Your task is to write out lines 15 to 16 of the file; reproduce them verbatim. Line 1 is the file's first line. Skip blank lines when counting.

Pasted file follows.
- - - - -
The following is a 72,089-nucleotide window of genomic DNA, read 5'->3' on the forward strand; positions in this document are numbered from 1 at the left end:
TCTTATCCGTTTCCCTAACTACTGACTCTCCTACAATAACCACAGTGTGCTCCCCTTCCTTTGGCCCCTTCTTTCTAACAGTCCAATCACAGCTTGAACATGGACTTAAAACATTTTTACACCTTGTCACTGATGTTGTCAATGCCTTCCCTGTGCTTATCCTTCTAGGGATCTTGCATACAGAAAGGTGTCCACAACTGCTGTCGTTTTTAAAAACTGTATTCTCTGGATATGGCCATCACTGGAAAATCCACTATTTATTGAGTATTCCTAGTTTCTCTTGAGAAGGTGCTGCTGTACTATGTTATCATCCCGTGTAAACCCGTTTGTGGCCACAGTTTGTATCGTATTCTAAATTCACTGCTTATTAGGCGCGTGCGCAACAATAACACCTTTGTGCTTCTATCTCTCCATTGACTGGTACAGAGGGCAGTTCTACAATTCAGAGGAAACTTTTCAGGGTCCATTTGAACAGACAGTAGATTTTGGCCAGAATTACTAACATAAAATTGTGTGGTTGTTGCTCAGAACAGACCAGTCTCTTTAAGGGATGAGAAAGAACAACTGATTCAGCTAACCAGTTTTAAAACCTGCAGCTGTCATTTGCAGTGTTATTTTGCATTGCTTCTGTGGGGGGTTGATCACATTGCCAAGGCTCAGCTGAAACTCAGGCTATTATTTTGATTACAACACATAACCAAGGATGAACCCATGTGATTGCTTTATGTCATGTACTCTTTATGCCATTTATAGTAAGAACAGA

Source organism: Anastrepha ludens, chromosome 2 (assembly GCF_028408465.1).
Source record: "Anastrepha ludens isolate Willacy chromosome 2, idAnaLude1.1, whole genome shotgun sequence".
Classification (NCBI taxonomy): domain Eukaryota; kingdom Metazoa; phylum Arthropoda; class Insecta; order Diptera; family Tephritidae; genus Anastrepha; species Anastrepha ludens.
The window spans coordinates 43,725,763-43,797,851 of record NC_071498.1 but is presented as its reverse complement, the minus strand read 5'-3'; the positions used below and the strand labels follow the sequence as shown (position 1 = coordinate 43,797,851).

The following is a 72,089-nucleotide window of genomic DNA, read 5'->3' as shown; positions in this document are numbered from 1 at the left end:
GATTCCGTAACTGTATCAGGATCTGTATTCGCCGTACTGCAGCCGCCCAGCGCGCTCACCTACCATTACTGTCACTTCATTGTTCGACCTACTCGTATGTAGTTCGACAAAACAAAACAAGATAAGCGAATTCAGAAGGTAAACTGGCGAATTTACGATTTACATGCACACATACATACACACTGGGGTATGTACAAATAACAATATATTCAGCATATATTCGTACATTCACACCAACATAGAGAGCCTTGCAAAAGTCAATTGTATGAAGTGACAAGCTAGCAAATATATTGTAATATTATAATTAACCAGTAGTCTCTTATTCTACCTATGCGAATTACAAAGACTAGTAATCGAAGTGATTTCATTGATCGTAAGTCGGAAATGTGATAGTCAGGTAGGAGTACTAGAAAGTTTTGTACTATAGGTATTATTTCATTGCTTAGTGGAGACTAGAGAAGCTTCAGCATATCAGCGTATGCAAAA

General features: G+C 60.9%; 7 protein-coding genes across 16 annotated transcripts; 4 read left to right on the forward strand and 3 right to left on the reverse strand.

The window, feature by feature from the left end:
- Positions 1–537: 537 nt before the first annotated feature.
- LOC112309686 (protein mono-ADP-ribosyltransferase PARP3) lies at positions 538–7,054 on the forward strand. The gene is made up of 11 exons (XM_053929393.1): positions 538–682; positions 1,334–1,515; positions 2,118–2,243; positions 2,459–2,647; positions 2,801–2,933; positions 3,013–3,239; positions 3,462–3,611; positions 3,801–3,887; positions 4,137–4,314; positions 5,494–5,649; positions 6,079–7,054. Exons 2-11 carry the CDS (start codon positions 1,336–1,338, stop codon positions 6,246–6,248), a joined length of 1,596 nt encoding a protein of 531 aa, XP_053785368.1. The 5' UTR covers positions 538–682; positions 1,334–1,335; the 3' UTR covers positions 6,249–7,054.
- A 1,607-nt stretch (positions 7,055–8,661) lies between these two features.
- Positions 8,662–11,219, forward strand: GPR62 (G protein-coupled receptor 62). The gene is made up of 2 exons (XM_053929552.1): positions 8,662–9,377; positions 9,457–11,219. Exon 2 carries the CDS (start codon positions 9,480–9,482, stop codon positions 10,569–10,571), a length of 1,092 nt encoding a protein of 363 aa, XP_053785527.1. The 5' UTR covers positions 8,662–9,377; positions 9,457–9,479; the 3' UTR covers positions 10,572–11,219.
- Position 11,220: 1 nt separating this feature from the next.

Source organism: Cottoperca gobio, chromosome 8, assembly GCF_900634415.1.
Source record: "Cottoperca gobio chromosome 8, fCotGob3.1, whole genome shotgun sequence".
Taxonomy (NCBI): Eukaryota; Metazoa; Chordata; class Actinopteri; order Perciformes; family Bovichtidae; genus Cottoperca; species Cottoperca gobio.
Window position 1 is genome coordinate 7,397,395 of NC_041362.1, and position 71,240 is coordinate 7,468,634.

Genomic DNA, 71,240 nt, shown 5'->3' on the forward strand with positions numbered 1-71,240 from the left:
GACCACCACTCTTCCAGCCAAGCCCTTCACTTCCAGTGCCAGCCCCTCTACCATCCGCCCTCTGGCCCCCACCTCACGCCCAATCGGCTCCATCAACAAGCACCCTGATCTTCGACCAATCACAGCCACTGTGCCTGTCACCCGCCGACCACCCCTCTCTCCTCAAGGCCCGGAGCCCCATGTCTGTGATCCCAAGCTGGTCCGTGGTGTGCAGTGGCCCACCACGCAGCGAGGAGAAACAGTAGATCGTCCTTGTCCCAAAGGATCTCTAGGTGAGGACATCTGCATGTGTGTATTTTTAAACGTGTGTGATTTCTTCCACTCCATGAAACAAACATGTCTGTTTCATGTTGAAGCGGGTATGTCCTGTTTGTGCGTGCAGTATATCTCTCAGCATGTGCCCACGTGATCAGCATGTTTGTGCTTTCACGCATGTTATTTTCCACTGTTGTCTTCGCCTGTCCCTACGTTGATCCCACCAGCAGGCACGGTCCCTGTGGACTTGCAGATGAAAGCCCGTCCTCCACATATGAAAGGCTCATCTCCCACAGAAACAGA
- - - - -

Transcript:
- Position 11,220: 1 nt separating this feature from the next.

Source organism: Cottoperca gobio, chromosome 8, assembly GCF_900634415.1.